Itaú BBA - AMLO stronger than expected in Mexican election

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AMLO stronger than expected in Mexican election

July 2, 2018

According to a quick count, AMLO received a higher share of votes than expected

GLOBAL: We believe this week will be marked by strong activity data in the U.S. (ISMs and Payroll) and escalating trade war risks, both of which have contributed to a stronger USD trend against all EM currencies. The U.S.-China 25% tariffs on USD 34 billion are expected to take effect on Friday.

MEXICO: According to a “quick count” of votes, the anti-establishment candidate Andrés Manuel López Obrador (AMLO) won Mexico’s presidential elections, with an even stronger showing (approximately 53% of the votes) than polls were indicating (around 50%). Results for congress are yet to be released, but given the strong performance of AMLO at national level, the odds that his coalition “Together We Will Make History” forms a majority in both houses of congress are high. In his victory speech, AMLO adopted a conciliatory tone, pledging to respect contracts, central bank independence and fiscal discipline, but also promised to cap gasoline price increases and strengthen the domestic market (reducing dependence on imports). He said Carlos Urzua, his pick for Finance Ministry, and Alfonso Romo will be in charge of economic affairs during transition. We note that both Urzua and Romo have been developing a constructive relationship with the private sector.

Mexican local rates pricing implies 23bps in hikes over the next 6 months and a spot policy rate still around 7.0% over the next 3 years. While these levels appear attractive, we believe now is not yet the time to receive, because global trade war risks are escalating and the election result is still to be digested by market participants.

BRAZIL: The very front-end of local rates (DI Oct-18 and Jan-19) continued to tighten last week, but prices still imply around 40bps in hikes in the next two Copom meetings. We took profits on our receiver position in the front-end of local rates last week. Our base-case remains that BCB will keep rates stable in upcoming meetings, but the next Copom meeting is still far away (August 1st) and the jittery global scenario, added to local uncertainties, impose risks to local rates.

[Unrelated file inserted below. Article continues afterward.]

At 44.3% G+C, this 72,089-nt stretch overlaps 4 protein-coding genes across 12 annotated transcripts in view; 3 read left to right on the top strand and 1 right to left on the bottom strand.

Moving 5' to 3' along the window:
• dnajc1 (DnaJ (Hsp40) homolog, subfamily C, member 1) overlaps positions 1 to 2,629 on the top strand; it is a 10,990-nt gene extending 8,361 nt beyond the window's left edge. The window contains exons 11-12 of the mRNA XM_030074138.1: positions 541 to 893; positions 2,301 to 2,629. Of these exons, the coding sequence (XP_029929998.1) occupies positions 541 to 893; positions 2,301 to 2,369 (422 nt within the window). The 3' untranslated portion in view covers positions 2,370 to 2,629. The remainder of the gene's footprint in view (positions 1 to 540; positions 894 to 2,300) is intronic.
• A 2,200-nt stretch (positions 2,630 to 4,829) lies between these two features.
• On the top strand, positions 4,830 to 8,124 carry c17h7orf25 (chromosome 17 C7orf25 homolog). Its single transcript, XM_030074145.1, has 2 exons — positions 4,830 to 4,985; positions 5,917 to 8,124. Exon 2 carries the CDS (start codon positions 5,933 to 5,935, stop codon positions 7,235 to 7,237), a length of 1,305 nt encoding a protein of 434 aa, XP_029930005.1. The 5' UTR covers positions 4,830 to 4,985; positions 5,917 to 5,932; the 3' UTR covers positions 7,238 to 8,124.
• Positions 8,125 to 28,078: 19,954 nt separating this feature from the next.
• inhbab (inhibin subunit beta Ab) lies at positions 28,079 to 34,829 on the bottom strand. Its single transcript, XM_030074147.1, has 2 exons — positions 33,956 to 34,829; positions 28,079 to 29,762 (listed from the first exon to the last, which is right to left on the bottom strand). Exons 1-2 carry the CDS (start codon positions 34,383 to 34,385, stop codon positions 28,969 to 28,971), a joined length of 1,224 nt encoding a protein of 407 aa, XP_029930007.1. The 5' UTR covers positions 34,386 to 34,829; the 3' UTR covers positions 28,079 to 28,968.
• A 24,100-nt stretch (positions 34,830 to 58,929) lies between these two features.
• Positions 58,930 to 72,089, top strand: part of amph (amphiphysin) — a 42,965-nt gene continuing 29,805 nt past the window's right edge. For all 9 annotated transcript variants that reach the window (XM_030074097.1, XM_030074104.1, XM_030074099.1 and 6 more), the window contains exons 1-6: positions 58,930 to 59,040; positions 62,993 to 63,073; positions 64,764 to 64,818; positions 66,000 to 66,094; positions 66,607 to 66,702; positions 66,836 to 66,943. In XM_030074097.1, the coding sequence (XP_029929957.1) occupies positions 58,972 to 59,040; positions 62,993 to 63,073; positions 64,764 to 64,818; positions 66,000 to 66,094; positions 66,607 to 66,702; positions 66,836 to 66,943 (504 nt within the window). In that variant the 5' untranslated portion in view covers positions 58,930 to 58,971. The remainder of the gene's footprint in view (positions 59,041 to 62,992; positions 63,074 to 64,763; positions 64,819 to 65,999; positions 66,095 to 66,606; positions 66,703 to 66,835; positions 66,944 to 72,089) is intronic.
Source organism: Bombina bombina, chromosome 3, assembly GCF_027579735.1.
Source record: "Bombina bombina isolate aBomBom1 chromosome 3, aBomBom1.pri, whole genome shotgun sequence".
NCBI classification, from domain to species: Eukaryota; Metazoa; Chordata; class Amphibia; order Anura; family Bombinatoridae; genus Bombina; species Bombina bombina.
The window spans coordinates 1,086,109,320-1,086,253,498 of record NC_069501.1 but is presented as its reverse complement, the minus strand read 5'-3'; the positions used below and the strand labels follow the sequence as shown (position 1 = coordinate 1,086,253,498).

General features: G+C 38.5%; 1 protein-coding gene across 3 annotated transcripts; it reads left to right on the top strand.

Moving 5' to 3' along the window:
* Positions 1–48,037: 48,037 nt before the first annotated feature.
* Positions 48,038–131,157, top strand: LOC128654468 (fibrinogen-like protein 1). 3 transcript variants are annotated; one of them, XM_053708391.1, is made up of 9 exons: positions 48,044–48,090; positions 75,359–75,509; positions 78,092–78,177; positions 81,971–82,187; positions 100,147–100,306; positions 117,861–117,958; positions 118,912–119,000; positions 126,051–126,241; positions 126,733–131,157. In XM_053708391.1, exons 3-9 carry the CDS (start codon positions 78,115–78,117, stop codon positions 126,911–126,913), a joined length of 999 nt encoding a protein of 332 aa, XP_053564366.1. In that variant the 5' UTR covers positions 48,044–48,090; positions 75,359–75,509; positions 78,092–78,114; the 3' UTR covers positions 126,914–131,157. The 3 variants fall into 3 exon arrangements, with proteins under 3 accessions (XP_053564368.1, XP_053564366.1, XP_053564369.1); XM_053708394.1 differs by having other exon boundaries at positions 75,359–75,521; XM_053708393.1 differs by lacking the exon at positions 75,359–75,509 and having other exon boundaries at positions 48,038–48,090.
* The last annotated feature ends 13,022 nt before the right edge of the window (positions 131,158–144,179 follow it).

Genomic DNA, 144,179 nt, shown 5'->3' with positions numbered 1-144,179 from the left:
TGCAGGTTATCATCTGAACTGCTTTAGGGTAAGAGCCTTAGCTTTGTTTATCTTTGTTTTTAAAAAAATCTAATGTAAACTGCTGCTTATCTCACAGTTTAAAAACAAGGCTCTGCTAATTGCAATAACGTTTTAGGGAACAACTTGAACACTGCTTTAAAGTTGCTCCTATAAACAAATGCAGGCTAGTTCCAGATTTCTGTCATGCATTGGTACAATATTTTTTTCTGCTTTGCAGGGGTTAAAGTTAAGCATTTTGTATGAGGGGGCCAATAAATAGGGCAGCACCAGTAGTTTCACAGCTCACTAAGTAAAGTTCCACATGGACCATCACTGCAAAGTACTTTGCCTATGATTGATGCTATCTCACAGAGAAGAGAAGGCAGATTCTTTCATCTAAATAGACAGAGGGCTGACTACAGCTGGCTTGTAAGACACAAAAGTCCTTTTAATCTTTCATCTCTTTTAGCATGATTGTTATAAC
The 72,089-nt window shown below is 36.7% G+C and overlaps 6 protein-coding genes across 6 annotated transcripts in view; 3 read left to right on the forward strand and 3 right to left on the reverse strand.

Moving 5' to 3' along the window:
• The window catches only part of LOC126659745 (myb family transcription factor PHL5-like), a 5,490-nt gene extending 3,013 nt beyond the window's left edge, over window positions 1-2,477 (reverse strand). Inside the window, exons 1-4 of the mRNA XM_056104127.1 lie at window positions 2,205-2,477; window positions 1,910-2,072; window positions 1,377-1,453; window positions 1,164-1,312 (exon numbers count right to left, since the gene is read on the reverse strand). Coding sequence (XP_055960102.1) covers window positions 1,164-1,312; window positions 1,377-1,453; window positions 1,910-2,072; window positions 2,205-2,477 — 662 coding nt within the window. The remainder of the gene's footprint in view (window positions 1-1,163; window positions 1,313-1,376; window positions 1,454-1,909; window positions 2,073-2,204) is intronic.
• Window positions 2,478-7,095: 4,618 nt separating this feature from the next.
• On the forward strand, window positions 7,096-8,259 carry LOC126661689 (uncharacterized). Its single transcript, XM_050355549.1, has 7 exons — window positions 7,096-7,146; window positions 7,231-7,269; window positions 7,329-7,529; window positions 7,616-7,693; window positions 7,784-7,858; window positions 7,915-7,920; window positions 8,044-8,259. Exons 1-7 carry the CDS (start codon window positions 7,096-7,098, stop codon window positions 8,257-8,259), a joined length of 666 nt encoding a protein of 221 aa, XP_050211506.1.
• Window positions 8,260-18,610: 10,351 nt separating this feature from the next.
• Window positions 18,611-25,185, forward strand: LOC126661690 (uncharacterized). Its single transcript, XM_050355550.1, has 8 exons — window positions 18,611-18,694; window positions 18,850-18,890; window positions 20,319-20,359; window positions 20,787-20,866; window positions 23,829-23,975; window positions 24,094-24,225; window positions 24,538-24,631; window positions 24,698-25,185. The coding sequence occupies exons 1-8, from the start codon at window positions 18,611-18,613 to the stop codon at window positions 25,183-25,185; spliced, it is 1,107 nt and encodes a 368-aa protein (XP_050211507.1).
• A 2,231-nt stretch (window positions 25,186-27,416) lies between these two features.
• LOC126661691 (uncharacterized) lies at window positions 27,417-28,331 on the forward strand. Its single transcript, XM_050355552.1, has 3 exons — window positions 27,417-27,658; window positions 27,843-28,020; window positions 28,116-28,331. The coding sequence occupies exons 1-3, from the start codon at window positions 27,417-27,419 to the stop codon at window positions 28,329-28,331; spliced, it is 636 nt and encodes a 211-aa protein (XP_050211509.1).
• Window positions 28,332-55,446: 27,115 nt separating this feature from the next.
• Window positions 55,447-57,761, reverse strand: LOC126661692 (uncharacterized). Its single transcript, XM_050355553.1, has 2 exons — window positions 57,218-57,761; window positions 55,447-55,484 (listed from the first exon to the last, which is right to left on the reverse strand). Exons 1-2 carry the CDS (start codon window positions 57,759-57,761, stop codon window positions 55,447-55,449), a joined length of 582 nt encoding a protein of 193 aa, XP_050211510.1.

Brazilian macro data this week (activity and inflation) will be distorted by the truck drivers’ strike and thus should not have much impact on the market.

COLOMBIA: Banrep kept the monetary policy rate at 4.25%, as expected. This was the second consecutive unanimous decision, repeating April’s vote composition, when the board lowered the policy rate by 25bp. The press release announcing the decision holds a neutral tone, in line with recent comments that room for additional cuts is limited by activity and consumer confidence improvement.

The local yield curve currently implies no rate cuts in the short term and around 90bps in hikes in 1 year. Our position received in 18m IBR rates currently bears a 0.20% loss. We will keep the position, as we see no need to hike rates going forward, because the economy continues to grow below potential and inflation is converging to the 3% target.

This week we expect Colombia’s June’s CPI (Thu.) to increase by 0.21%, taking the 12-month change to 3.25%.



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